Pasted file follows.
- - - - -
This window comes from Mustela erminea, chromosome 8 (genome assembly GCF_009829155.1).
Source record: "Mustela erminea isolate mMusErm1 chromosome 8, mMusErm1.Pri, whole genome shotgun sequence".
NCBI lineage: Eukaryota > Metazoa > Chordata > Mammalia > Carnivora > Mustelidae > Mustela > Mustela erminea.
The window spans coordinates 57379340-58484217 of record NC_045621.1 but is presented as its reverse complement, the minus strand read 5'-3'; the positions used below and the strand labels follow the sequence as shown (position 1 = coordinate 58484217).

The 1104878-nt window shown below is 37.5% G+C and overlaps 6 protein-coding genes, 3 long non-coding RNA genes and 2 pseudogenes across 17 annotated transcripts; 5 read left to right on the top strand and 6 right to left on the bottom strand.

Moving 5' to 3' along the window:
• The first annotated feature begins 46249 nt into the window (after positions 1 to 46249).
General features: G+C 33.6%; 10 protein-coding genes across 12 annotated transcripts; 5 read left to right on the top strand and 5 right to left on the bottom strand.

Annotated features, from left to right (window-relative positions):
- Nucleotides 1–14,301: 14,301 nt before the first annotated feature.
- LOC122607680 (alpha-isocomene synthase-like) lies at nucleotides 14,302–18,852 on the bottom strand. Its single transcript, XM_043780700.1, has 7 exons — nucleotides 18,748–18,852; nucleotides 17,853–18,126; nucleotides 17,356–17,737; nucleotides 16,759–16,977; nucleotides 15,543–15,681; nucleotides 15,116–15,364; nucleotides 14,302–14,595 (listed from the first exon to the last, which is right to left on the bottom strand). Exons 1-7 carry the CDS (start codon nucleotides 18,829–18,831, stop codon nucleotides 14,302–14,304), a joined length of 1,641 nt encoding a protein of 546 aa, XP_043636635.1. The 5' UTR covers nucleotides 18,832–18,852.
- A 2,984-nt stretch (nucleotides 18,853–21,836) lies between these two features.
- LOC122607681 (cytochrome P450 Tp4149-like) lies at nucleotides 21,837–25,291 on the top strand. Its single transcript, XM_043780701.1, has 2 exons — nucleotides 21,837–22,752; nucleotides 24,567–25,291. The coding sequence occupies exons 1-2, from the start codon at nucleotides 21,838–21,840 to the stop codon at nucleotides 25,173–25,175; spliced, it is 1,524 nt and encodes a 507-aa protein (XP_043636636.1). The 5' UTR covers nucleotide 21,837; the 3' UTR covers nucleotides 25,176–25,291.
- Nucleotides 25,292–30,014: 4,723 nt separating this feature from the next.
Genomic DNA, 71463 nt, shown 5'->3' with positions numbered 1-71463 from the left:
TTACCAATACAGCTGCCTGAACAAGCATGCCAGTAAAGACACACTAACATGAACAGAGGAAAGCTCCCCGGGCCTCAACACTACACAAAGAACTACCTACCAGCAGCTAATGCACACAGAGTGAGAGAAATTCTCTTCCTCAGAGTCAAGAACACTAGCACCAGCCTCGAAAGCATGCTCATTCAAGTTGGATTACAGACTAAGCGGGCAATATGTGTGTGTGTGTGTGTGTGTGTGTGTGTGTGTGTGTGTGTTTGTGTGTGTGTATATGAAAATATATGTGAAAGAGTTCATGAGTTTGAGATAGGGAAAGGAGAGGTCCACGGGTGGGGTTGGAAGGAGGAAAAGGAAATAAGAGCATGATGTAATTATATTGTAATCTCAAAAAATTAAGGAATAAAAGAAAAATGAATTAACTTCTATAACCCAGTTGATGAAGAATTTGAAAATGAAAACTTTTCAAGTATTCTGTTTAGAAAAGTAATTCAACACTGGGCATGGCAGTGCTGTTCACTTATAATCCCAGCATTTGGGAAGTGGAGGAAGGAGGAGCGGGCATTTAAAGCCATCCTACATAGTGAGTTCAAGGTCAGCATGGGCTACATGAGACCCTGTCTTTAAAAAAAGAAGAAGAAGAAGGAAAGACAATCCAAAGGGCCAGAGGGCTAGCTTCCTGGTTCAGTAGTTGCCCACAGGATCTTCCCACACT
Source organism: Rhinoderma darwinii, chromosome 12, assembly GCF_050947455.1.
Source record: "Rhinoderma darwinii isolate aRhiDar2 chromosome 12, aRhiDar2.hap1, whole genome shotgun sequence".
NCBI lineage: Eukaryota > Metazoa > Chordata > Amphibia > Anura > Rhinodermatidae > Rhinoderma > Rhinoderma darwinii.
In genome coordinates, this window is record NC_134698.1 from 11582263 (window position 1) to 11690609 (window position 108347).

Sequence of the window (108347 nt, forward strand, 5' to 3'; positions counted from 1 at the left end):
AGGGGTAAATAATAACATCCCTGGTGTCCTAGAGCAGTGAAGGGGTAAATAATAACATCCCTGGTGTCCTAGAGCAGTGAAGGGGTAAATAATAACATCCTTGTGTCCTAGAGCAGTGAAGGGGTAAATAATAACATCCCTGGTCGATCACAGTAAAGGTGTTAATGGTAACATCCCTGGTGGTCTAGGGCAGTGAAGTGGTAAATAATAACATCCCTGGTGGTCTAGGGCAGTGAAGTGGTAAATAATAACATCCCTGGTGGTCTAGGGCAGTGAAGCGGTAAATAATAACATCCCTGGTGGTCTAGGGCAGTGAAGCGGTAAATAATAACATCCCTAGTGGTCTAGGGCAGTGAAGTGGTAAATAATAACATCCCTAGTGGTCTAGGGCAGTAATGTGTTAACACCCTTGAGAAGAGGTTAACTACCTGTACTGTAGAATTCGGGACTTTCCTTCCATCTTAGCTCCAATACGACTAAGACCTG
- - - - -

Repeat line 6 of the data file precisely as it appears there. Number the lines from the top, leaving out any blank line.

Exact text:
Moving 5' to 3' along the window: